How to put together an API support team

Application programming interfaces don't deploy by themselves -- it takes a team to get it right.

Who does it take to put together and manage an application programming interface? A multi-disciplinary team, that's who.  

The essential members that need to be brought into an API team are documented in Building Successful APIs, a new book just published by the folks at SOA Software. (Book available at no cost at the SOA website, registration required.)

Product Manager: "The API, unlike previous IT activities within the enterprise, is a first class product of the organization—something as critical as a cellular offering in a Telco, or a loan or other type of product in a financial organization. The API product manager is responsible for the branding and marketing of the APIs, as well as costing, tracking, and billing for API usage."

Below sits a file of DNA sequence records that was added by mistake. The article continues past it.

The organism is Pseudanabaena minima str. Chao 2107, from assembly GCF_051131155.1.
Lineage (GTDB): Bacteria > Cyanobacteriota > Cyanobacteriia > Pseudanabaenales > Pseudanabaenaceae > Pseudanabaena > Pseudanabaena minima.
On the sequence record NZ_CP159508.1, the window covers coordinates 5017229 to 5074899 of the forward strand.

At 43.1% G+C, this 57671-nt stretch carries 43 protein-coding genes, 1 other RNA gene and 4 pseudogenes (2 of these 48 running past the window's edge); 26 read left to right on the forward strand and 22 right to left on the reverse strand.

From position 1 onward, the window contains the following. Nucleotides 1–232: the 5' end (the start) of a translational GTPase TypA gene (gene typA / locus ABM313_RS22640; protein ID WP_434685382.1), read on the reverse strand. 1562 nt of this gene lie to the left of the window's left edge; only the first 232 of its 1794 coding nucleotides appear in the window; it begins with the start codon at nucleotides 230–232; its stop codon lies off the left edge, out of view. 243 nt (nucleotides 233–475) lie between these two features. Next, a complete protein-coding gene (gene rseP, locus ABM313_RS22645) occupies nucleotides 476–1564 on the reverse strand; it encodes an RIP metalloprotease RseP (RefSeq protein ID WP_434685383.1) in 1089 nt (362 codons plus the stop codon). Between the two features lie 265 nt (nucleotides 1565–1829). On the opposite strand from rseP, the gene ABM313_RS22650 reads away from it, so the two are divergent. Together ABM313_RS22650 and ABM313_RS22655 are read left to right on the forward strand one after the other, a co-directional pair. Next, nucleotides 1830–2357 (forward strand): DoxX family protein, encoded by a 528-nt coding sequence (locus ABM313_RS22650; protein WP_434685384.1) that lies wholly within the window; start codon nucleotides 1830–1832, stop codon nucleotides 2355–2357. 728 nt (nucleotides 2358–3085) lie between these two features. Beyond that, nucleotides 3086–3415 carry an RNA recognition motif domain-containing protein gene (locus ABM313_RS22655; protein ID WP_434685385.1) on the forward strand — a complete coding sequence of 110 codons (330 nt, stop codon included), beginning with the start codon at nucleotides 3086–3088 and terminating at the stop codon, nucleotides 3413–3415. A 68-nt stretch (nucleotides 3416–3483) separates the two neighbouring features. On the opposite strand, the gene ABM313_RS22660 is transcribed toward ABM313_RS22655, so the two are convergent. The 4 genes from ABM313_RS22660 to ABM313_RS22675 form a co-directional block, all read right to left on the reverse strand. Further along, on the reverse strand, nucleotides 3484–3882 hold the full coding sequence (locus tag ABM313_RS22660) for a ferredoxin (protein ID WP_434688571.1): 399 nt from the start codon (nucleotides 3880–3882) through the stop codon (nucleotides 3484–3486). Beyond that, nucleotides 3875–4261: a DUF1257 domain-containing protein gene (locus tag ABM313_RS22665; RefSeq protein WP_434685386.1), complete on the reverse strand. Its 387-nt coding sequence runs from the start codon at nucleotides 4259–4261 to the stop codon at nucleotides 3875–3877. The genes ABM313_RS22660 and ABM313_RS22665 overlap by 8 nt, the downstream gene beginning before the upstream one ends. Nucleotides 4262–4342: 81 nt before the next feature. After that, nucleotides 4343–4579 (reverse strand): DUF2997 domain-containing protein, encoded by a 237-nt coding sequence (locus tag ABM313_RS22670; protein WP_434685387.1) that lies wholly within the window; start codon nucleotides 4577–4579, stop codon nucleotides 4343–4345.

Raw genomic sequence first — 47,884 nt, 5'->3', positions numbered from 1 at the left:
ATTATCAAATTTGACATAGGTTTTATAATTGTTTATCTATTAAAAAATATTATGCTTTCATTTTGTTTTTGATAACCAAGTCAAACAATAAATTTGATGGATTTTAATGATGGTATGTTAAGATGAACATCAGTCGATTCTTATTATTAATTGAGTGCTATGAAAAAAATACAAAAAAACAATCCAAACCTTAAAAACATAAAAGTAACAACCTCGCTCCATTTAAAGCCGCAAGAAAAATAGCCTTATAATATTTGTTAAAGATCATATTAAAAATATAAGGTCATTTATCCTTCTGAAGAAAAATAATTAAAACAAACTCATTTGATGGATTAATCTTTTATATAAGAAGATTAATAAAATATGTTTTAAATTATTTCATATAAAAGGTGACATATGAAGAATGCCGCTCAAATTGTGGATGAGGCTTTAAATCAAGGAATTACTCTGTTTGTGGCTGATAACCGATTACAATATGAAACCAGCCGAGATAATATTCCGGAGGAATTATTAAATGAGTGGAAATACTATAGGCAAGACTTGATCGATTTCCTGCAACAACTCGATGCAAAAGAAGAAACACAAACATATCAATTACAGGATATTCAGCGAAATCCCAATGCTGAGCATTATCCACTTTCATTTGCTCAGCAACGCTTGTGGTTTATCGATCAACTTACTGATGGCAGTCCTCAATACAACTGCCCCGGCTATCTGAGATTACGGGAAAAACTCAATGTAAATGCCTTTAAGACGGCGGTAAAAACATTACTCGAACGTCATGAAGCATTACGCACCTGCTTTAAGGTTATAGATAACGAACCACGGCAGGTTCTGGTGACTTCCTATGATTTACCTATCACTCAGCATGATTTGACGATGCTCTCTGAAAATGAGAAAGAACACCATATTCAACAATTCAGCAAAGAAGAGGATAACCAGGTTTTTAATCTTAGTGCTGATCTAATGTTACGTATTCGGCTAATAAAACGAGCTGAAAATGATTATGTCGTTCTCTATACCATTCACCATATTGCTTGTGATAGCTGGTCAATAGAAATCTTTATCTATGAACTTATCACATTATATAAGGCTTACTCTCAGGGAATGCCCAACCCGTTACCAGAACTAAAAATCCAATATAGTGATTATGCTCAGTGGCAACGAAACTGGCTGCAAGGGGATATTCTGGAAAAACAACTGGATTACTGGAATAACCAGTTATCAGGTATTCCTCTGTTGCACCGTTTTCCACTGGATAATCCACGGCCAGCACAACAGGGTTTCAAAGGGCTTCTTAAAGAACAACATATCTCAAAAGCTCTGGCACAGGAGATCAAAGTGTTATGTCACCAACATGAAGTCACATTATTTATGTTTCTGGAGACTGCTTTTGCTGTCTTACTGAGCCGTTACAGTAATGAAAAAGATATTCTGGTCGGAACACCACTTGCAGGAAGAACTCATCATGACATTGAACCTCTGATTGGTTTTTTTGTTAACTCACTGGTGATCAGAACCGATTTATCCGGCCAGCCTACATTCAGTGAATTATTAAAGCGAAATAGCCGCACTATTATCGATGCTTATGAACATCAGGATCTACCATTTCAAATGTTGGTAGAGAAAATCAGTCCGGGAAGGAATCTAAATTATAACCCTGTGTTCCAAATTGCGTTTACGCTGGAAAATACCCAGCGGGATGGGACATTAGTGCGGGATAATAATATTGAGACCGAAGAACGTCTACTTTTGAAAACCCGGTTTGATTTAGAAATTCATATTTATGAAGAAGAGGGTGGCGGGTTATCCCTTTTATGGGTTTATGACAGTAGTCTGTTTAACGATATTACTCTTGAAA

Community Manager: "The community manager directly supports the community of app developers."

Technical Writer: "A professional technical writer should be engaged to ensure that the documentation is accurate, complete, and accessible, and is delivered in coordination with the version release schedule. It is a very important role given that developers cannot use your API without documentation."

API Support Staff: "The API support staff should not only be responsible for the correct and smooth running of the API in the normal IT sense, but should also manage and respond to a trouble ticketing system driven by the community."

Developer: "As well as developing the API, the developer would be responsible for the following areas of development:  SDKs that would be available via the community; the API Sandbox; Non-functional capabilities, such as security, logging, and monitoring for the APIs that are not provided by the API Platform."

Operations: "The API will be a 24x7, 365 day, business asset. As with all of these asset types, IT operations are asked to manage the asset and the support of all the API’s non-functional requirements. Once the API goes live, continuous operational support is a must."

(Thumbnail photo: Bureau of Labor Statistics.)